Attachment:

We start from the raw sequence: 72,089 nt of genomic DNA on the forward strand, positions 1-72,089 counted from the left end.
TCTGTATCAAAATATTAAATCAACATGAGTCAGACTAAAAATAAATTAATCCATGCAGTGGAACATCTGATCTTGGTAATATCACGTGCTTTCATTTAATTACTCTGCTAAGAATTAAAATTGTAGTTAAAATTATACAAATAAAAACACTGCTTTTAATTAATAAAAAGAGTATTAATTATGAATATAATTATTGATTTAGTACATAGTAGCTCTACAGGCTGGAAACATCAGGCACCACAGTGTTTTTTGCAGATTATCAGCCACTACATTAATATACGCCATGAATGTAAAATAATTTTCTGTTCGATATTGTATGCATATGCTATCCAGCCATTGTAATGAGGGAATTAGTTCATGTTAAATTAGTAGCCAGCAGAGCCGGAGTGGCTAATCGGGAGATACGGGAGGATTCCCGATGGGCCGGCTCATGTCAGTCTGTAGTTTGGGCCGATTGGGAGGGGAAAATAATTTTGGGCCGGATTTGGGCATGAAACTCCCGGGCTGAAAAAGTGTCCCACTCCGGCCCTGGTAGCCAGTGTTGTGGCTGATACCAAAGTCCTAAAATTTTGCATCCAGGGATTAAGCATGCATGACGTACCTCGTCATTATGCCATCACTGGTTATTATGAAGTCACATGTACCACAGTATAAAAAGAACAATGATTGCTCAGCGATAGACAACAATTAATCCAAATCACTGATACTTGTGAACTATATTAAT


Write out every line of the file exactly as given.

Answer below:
We start from the raw sequence: 72,089 nt of genomic DNA on the forward strand, positions 1-72,089 counted from the left end.
TCTGTATCAAAATATTAAATCAACATGAGTCAGACTAAAAATAAATTAATCCATGCAGTGGAACATCTGATCTTGGTAATATCACGTGCTTTCATTTAATTACTCTGCTAAGAATTAAAATTGTAGTTAAAATTATACAAATAAAAACACTGCTTTTAATTAATAAAAAGAGTATTAATTATGAATATAATTATTGATTTAGTACATAGTAGCTCTACAGGCTGGAAACATCAGGCACCACAGTGTTTTTTGCAGATTATCAGCCACTACATTAATATACGCCATGAATGTAAAATAATTTTCTGTTCGATATTGTATGCATATGCTATCCAGCCATTGTAATGAGGGAATTAGTTCATGTTAAATTAGTAGCCAGCAGAGCCGGAGTGGCTAATCGGGAGATACGGGAGGATTCCCGATGGGCCGGCTCATGTCAGTCTGTAGTTTGGGCCGATTGGGAGGGGAAAATAATTTTGGGCCGGATTTGGGCATGAAACTCCCGGGCTGAAAAAGTGTCCCACTCCGGCCCTGGTAGCCAGTGTTGTGGCTGATACCAAAGTCCTAAAATTTTGCATCCAGGGATTAAGCATGCATGACGTACCTCGTCATTATGCCATCACTGGTTATTATGAAGTCACATGTACCACAGTATAAAAAGAACAATGATTGCTCAGCGATAGACAACAATTAATCCAAATCACTGATACTTGTGAACTATATTAAT